SEE-SAW &company, in collaboration with their project partner Gaffa gallery, invited PIDCOCK Architecture & Sustainability to take part in this years "See-Saw: Mend, Make-Do and Build Anew" as part of the Sydney Design 2011 festival.

The See-Saw project invites top design students from a range of Sydney design courses to join in an cross-disciplinary, collaborative project. This year the students were asked to combine their skills and imagine future solutions for the city of Sydney. The unique structure of the project is that the students only get two days to work within the Gaffa Gallery with a limited selection of materials and the knowledge that their response to the brief has to be installed in the gallery at the end of the second day. To add an extra bit of spice to the event the brief is only revealed to each group on the morning of the first day!

Our role within the two days was that of "Mentor" for our student group, a loose job description which would turn out to range from promoting discussion, offering advice, focusing energies to hanging out of the gallery ceiling with a hammer. Our Mentor "Team" consisted of myself, Caroline and Clare.


Day 1:

Our team assembled in the gallery's foyer at 10am and cast their eyes on the brief for the first time, "Shelter & Community". Caroline started the discussion about what "Shelter" and "Community" could mean in a modern urban context under the headings, "Mend, Make-do and Build Anew". What aspects of "Shelter & Community" need mending? How can we make do? And what requires total rethinking, and justifies building anew?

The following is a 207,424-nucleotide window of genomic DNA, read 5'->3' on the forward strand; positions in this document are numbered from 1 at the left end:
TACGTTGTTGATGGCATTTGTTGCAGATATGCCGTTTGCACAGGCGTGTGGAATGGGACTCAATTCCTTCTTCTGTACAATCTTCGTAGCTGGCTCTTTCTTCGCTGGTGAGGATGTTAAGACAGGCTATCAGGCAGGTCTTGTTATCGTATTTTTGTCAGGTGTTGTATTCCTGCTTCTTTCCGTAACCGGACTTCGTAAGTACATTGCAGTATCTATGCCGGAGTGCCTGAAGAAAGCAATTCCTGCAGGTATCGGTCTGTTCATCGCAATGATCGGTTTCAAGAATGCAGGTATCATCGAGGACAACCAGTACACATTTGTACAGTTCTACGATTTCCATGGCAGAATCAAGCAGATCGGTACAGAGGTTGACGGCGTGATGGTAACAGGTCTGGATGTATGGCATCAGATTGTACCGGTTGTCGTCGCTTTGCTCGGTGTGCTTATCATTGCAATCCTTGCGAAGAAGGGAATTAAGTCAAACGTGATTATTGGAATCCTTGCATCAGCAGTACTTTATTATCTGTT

After lunch the discussion continued but at this stage all sleeves had been rolled up as concepts moved from "storyboarding" to "prototyping". The idea of creating a "Social Hub", a "node" in the city that acts as both a shelter and a meeting point at a local scale but also enhances feelings of community citywide at an urban scale, began to emerge.

Day 2:

A deadline is a wonderful thing for focusing the mind. With the knowledge that the installation had to be in place by the "close of business" that day the day began to proceed on three fronts, presentation boards, prototype models and large scale "in-situ" work in the gallery.


The design response to the brief was to provide a network of "hubs" around the city of Sydney. Each "hub" would be located strategically in an area of the city where it was found that the public space would benefit from an identifiable "nodal point" which offered both shelter and also information relating to city events and history. On an urban scale each "hub" would also be linked to all other "hubs" both stylistically and also from a communications point of view. This design response can be explained as a type of "urban acupuncture" that fulfills the brief of "Mend, Make-do and Build Anew".


-Fergal White

1 comment for “SEE-SAW”

Bill Bunting
Posted Tuesday, October 25, 2011 at 5:30:34 PM

That sounds like it was a good challenge, and the output looks exciting.

I'm not sure how I would have reacted to the brief, but a flick reaction is to think of our community timescape and the immense difficulties it presents to maintaining a sense of community. One periodic event that I always enjoy is election day, as it is an opportunity to see many people who I otherwise never see. And it promotes a sense of letting go, and the accepting of the unavoidable and inevitable.

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